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I have a file I am compiling in C++ in which I wish to have a string whose value is the contents of a file at the time of compilation.

In other words, I'd like to #include the file but have that be inside double quotes.

How can I do this in C++?

Now what if that file contains double quotes as part of its text, how do I get those escaped?

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You could write a modified Quine ;-) stackoverflow.com/search?q=quine –  James McNellis May 15 '10 at 3:31
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5 Answers 5

up vote 2 down vote accepted

To correctly create a header with the correct null termination in the string use sed:

xxd -i ${INPUT_FILE_NAME} | sed s/}\;/,0x00}\;/ > ${INPUT_FILE_PATH}.h

See http://gamesfromwithin.com/quick-tip-working-with-shaders-on-ios for details.

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You can use xxd -i /tmp/your_file > /tmp/your_file_as_string.c

Which will define a string literal for you:

$ cat /tmp/your_file_as_string.c
unsigned char _tmp_inc[] = {
  0x2e, 0x2f, 0x42, 0x61, 0x74, 0x63, 0x68, 0x2f, 0x6e, 0x65, 0x78, 0x74,
  0x4f, 0x6f, 0x6c, 0x73, 0x2f, 0x73, 0x63, 0x68, 0x65, 0x6d, 0x61, 0x5f,
  ...
  0x74, 0x61, 0x6c, 0x69, 0x64, 0x61, 0x74, 0x6f, 0x72, 0x2e, 0x65, 0x63,
  0x0a
};
unsigned int _tmp_inc_len = 1513;

Now you can use that defined string.

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+1 - not portable but a neat trick nevertheless. –  R Samuel Klatchko May 15 '10 at 2:39
    
Doesn't give a terminating 0x0, is there a way to get xxd to add the null at the end of the string? –  WilliamKF May 15 '10 at 16:01
2  
@WilliamKF: not directly, unfortunately. This answer on SO gives an approach stackoverflow.com/questions/410980/… –  Stephen May 15 '10 at 18:56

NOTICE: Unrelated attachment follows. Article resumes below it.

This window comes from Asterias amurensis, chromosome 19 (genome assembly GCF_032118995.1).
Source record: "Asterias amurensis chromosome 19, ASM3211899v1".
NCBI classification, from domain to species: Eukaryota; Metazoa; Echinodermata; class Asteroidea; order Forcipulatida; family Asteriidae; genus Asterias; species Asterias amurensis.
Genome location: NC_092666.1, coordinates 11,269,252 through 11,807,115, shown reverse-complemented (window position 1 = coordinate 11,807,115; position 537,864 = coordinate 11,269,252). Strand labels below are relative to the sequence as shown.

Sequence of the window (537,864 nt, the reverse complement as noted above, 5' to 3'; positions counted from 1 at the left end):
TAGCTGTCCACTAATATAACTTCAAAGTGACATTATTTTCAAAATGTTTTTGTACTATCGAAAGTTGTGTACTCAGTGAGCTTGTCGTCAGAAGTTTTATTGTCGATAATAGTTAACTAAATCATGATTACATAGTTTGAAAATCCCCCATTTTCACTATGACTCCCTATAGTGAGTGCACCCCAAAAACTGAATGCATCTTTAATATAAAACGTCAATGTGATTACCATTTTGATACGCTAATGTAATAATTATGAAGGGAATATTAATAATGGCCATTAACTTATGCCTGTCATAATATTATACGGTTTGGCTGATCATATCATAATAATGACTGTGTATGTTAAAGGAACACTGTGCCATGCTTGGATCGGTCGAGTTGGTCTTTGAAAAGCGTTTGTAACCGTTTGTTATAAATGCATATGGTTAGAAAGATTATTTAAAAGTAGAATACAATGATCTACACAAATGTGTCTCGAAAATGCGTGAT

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The only way I can think of is to have another file generated off your file as a pre-compile step. You can build a small utility which will do it for you. This utility can take care of double-quotes and you can call it before compilation in your build file

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An obvious (if somewhat naive) way is to make a system call and invoke cpp -x c++ file.cpp, and then read the contents of the stream directly into a string just like you would any other file-read operation.

This invokes the C preprocessor on file.cpp in C++ mode, which is exactly identical to running #include ... on it. This value will then be stored in the string object.

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Try to see if your compiler/linker suite has a program called something like bin2obj. If it exists, it will usually take any file and generate a .o or .obj file that you can instruct the linker to link into your program. (How to do this varies by build environment.)

Typically, then, you'll end up with one or two symbols you can make visible to your code like so:

extern "C" const char * myFile_start;
extern "C" unsigned int myFile_size;

The linker will make sure myFile_start points at the start of your file, and myFile_size gives you an indication of the length.

The symbol names may vary, though: you can use the objdump or nm or dumpbin utilities (again, depending on compiler/linker suite) to investigate the generated .o or .obj to find the symbol names (if they're not already documented in your obj2bin tool documentation).

Please note that this bloats your executable (usually the .data or .rodata sections or equivalent), which can be a problem on some platforms.

(If you don't have a bin2obj, you may be able to find one by hunting around on a search engine for "bin2obj" with your compiler/IDE name.)

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